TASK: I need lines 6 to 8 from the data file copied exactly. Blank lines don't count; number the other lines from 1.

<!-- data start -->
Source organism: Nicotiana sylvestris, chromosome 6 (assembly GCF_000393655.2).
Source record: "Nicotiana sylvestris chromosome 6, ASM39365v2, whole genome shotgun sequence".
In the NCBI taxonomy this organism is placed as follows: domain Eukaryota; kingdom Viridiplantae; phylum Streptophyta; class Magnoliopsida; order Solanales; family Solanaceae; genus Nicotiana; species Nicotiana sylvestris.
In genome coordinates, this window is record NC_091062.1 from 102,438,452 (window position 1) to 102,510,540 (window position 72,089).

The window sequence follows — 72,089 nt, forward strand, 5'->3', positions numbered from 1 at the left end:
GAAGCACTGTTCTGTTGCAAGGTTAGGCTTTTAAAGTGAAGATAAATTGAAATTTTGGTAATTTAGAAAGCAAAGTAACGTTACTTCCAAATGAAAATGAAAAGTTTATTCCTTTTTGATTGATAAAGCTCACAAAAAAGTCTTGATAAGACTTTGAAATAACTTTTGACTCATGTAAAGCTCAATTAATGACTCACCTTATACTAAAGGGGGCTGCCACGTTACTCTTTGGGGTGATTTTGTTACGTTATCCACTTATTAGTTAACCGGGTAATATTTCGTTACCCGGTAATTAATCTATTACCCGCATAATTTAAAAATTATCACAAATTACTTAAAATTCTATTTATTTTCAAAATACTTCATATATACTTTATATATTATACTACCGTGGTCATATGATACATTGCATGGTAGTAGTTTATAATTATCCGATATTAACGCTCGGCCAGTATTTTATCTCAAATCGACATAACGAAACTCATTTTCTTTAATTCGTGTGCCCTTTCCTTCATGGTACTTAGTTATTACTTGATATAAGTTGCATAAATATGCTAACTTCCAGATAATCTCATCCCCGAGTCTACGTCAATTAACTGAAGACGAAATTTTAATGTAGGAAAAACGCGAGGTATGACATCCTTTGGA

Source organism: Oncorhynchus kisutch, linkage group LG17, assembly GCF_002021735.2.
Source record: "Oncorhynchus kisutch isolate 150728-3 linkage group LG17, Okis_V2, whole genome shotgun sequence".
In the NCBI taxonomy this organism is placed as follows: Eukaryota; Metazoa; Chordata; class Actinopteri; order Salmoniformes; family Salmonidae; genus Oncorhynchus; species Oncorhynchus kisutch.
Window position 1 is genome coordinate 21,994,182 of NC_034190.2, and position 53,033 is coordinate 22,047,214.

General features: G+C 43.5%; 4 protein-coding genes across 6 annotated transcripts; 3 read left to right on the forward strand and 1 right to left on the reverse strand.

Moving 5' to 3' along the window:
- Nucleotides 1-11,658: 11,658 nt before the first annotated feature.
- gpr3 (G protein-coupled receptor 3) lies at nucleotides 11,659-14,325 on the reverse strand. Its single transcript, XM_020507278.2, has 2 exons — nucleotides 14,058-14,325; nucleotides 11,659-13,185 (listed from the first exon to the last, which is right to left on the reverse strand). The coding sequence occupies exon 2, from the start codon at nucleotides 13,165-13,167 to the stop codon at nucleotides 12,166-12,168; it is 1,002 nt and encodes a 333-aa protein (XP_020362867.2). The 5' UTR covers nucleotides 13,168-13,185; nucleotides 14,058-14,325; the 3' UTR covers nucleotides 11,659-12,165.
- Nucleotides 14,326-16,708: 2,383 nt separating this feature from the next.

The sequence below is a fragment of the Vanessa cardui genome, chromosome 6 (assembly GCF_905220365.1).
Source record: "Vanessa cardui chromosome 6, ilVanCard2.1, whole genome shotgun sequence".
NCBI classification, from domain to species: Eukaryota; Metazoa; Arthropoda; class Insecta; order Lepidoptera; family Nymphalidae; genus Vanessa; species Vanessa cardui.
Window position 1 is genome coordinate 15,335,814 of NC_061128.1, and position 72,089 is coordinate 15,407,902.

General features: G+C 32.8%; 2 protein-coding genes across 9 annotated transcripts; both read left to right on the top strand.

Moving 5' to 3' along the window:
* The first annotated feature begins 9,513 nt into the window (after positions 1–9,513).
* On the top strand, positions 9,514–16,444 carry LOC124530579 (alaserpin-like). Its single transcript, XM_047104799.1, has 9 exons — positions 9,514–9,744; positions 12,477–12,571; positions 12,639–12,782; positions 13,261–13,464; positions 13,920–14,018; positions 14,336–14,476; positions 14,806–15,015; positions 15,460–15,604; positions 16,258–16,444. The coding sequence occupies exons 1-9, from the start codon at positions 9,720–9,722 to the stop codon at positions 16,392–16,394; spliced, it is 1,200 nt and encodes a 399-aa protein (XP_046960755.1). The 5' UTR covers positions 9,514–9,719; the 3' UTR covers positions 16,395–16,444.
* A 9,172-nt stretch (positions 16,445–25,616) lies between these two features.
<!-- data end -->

GAAGCACTGTTCTGTTGCAAGGTTAGGCTTTTAAAGTGAAGATAAATTGAAATTTTGGTAATTTAGAAAGCAAAGTAACGTTACTTCCAAATGAAAATGAAAAGTTTATTCCTTTTTGATTGATAAAGCTCACAAAAAAGTCTTGATAAGACTTTGAAATAACTTTTGACTCATGTAAAGCTCAATTAATGACTCACCTTATACTAAAGGGGGCTGCCACGTTACTCTTTGGGGTGATTTTGTTACGTTATCCACTTATTAGTTAACCGGGTAATATTTCGTTACCCGGTAATTAATCTATTACCCGCATAATTTAAAAATTATCACAAATTACTTAAAATTCTATTTATTTTCAAAATACTTCATATATACTTTATATATTATACTACCGTGGTCATATGATACATTGCATGGTAGTAGTTTATAATTATCCGATATTAACGCTCGGCCAGTATTTTATCTCAAATCGACATAACGAAACTCATTTTCTTTAATTCGTGTGCCCTTTCCTTCATGGTACTTAGTTATTACTTGATATAAGTTGCATAAATATGCTAACTTCCAGATAATCTCATCCCCGAGTCTACGTCAATTAACTGAAGACGAAATTTTAATGTAGGAAAAACGCGAGGTATGACATCCTTTGGA

Source organism: Oncorhynchus kisutch, linkage group LG17, assembly GCF_002021735.2.
Source record: "Oncorhynchus kisutch isolate 150728-3 linkage group LG17, Okis_V2, whole genome shotgun sequence".